An introduction to shoulder pain

Shoulder pain is one of the more common injuries that physios have to deal with and sometimes pain in the shoulder doesn’t even originate from the shoulder itself but can be referred from elsewhere.

The shoulder is also one of the most complicated joints in the body (if not the most), where pain can arise from multiple sources including muscles, tendons, bursae, nerves, joints or discs. Or to complicate things more – even the neck.

For this blog we’re going to look at the shoulder itself and one particular type of injury known as sub-acromial impingement. Common signs include pain when putting your hand behind your back or when reaching above your head, and it can be uncomfortable to lie on that side.

First some anatomy.

The shoulder is a ball and socket joint where the ball is the head of the upper arm bone (humerus) and the socket is on the outer part of the shoulder blade (scapula). To give us plenty of overhead movement it’s a fairly shallow socket, unlike the hip which is more stable but less mobile. As a shallow socket it therefore relies heavily on stability from soft tissue structures such as muscles and ligaments.

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If these become damaged, weak or simply aren’t working as they’re supposed to, this can lead to the ball of the humerus moving where it shouldn’t, which can lead to impingement.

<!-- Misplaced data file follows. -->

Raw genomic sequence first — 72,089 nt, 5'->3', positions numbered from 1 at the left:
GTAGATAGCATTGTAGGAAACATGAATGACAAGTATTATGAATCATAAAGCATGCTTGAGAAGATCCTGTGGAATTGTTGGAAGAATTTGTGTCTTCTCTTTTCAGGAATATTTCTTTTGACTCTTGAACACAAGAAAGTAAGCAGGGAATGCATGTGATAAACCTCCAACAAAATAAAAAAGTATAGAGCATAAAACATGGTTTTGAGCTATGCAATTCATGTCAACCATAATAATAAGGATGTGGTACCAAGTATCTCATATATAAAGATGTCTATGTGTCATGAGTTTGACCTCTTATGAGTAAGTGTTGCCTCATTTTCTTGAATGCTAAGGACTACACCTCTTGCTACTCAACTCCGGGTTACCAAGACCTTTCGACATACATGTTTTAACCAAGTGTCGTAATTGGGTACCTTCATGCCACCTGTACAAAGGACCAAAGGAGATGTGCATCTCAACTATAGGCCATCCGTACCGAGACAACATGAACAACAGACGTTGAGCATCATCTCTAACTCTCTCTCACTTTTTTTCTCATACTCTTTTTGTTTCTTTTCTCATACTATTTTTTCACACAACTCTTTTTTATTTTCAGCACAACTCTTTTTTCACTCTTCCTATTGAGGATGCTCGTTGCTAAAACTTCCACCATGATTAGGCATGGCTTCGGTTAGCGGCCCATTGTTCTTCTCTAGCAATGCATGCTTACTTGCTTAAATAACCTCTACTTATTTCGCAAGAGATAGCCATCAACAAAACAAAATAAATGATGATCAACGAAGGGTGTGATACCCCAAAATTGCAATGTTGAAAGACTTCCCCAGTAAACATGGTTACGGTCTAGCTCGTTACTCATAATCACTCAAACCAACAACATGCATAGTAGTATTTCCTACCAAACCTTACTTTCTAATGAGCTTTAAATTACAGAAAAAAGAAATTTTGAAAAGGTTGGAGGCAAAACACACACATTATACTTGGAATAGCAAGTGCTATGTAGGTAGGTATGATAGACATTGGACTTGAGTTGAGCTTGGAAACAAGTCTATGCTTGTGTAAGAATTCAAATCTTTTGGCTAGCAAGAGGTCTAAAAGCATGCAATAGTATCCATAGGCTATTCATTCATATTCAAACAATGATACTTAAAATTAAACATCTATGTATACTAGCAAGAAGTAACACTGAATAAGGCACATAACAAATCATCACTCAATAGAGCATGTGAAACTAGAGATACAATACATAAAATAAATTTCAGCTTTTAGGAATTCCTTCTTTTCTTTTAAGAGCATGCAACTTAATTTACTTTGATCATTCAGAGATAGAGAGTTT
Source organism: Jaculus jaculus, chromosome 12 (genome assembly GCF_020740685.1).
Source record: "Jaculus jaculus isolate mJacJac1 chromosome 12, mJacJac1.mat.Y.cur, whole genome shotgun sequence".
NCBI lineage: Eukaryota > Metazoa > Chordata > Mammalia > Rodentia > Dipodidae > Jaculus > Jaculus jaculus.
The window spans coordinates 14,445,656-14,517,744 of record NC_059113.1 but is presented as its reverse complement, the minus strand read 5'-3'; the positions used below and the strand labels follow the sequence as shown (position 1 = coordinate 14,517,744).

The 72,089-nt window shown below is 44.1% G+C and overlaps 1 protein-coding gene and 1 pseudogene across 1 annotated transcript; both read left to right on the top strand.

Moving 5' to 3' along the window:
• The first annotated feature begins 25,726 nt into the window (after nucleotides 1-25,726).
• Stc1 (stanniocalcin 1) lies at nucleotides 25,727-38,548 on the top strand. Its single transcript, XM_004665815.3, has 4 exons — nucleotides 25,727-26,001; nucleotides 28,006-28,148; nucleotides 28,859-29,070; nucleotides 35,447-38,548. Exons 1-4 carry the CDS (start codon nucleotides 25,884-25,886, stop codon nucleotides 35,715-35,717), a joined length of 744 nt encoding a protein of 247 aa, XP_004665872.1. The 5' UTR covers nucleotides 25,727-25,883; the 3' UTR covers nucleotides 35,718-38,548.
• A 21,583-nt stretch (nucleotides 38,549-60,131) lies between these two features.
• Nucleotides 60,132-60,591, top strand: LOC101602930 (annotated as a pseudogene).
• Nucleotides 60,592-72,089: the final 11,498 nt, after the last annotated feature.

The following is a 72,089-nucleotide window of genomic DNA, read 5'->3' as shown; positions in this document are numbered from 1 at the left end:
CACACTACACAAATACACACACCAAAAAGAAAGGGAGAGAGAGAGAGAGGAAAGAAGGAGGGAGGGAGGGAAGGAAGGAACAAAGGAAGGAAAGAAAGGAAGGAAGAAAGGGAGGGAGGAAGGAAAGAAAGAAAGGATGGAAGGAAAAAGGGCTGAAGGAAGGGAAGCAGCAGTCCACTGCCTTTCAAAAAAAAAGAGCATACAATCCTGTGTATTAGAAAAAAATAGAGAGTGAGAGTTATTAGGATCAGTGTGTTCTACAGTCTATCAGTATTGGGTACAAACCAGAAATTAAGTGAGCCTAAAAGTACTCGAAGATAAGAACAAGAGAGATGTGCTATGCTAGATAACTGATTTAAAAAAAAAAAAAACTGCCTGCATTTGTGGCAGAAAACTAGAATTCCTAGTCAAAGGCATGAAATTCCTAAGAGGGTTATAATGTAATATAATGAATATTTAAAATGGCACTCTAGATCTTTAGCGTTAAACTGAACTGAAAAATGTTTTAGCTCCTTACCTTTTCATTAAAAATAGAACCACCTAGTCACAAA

This diagram shows the shoulder joint – note the bursa (sack of fluid) under the acromion process of the scapula, namely the sub-acromial bursa. This can become inflamed if it gets pinched, leading to sharp pain in the area which can also refer about halfway down the arm. It also becomes inflamed and swollen making it easier to get pinched again. This is known as sub-acromial impingement.

What’s the solution?

Initial treatment should focus on offloading the bursa through various forms of manual treatment that can even be accompanied by anti-inflammatory medication or an injection, depending on the extent of the pain. By reducing the inflammation, the size of the bursa will decrease accompanied by a reduction in pain.

What’s causing the problem?

Treating the pain is all well and good, but our focus is always on treating the source as well as the symptoms. In this case it can come from muscle weaknesses, postural factors or issues with regular movements.

This is often done with a variety of exercises, initially quite isolated ones such as these:

Before culminating in more functional and complex movements such as this shoulder press:

Correcting movement is arguably more important with the shoulder than elsewhere and this is something your physio can advise on.

In future blogs we’ll take a look at some of the other common problems with the shoulder, such as rotator cuff tears, dislocation and something with a quite peculiar name: SLAP tears.

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